Carcinogenic Mind: The Psychosomatic Mechanisms of Cancer. Contribution of chronic stress and emotional attitudes to the onset and recurrence of disease, how to prevent it and help the treatment

The role of the psyche in the genesis of cancer has been discussed by scientists for several hundred years. This book presents about 2000 studies that prove that our mind is the main source of cancer.

The author, one of the leading psycho-oncologists of Ukraine, physician, psychotherapist, molecular biologist, and Buddhist practitioner, uses an interdisciplinary and integrative approach, involving data from psychology, oncology, psychoneuroimmunology, philosophy, epigenetics, and other branches of knowledge. Step by step, Dr. Matrenitsky uncovers the inseparable connection of psychological, social, spiritual, and physical mechanisms of cancer. It is explored throughout the whole continuum of illness, starting with a predisposition in the womb and childhood.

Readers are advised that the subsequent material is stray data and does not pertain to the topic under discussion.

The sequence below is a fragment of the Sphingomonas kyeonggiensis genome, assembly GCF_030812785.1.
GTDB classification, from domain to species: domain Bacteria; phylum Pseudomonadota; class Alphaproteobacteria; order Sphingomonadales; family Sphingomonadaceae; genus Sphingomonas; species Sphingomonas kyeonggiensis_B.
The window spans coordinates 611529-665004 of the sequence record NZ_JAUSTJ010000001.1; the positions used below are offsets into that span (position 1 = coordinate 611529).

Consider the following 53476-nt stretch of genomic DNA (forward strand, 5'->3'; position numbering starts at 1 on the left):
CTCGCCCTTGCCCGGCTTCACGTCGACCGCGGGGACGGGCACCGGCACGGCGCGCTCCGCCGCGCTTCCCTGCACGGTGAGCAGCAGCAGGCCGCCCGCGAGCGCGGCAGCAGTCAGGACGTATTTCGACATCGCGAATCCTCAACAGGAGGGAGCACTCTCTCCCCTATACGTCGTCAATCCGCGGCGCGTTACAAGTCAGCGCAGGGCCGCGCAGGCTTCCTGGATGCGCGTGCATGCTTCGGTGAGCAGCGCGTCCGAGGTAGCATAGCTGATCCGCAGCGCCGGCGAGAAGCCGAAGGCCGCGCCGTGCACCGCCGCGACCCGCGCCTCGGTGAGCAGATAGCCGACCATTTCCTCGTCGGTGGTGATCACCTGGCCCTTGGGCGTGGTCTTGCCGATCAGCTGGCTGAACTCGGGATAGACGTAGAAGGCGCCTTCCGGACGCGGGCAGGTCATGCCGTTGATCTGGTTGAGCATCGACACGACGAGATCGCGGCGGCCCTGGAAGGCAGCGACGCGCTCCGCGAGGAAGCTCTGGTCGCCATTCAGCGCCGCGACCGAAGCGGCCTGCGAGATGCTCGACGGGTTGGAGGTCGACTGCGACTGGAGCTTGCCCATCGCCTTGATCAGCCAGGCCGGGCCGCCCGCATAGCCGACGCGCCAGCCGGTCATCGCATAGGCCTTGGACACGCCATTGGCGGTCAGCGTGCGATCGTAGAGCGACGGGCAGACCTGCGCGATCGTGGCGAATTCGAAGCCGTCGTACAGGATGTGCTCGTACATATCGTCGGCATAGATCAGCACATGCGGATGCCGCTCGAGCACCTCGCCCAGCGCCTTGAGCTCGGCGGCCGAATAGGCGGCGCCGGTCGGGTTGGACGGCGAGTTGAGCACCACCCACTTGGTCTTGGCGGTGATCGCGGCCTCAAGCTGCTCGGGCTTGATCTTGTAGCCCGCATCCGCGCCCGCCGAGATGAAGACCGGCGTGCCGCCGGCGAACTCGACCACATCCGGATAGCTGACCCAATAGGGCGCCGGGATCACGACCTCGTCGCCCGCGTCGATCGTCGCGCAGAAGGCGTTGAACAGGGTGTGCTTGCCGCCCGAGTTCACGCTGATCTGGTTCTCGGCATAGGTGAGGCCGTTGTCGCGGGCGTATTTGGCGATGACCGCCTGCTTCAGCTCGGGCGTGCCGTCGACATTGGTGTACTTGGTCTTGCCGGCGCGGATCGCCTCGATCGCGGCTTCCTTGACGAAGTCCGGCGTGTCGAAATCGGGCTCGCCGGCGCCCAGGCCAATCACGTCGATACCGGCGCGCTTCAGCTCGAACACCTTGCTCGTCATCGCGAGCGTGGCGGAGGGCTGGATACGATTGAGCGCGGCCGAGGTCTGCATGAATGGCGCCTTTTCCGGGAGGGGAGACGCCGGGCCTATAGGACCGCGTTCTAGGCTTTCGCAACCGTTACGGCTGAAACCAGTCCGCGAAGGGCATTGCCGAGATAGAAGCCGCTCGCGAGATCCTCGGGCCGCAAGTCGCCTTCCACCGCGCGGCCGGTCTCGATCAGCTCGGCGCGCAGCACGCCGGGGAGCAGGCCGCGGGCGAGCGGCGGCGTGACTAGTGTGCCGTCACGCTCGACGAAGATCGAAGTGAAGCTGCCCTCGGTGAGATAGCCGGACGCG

A tumor is just the tip of the iceberg. Its unseen root is inability to cope with the problems of life, psychological traumas and intrapersonal conflicts, arising from unmet needs. This leads to chronic psycho-physiological stress, which suppresses the immune system and other systems providing anti-cancer protection. The result is an existential crisis, leading to the loss of the will to live, initiating a program of unconscious self-destruction.

Overcoming the crisis, achievement of post-traumatic growth, and spiritual awakening can revive the natural healing powers of the body, support the medical treatment, and bring the patient to stable remission or complete healing.

An alternative to the standard biomedical approach to preventing cancer, the book shows how new ‘anticancer’ mindsets and lifestyle will help us to get and stay healthy.

“Carcinogenic Mind: The Psychosomatic Mechanisms of Cancer. Contribution of chronic stress and emotional attitudes to the onset and recurrence of disease, how to prevent it and help the treatment” only $4.99 on Amazon Kindle from Jan 11-12, 2020